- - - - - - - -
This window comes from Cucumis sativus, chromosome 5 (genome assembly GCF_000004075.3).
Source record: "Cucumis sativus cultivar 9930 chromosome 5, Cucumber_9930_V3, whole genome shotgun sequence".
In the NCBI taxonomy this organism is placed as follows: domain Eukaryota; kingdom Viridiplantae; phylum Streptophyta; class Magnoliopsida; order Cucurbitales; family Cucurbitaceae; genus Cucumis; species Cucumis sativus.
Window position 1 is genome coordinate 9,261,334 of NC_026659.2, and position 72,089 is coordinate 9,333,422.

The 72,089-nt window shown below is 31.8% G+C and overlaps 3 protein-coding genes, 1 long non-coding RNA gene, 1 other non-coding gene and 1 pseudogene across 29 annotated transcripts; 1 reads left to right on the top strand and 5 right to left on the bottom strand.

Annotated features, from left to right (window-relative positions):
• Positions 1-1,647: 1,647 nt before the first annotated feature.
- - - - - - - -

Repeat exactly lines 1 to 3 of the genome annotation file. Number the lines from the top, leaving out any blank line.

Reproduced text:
This window comes from Cucumis sativus, chromosome 5 (genome assembly GCF_000004075.3).
Source record: "Cucumis sativus cultivar 9930 chromosome 5, Cucumber_9930_V3, whole genome shotgun sequence".
In the NCBI taxonomy this organism is placed as follows: domain Eukaryota; kingdom Viridiplantae; phylum Streptophyta; class Magnoliopsida; order Cucurbitales; family Cucurbitaceae; genus Cucumis; species Cucumis sativus.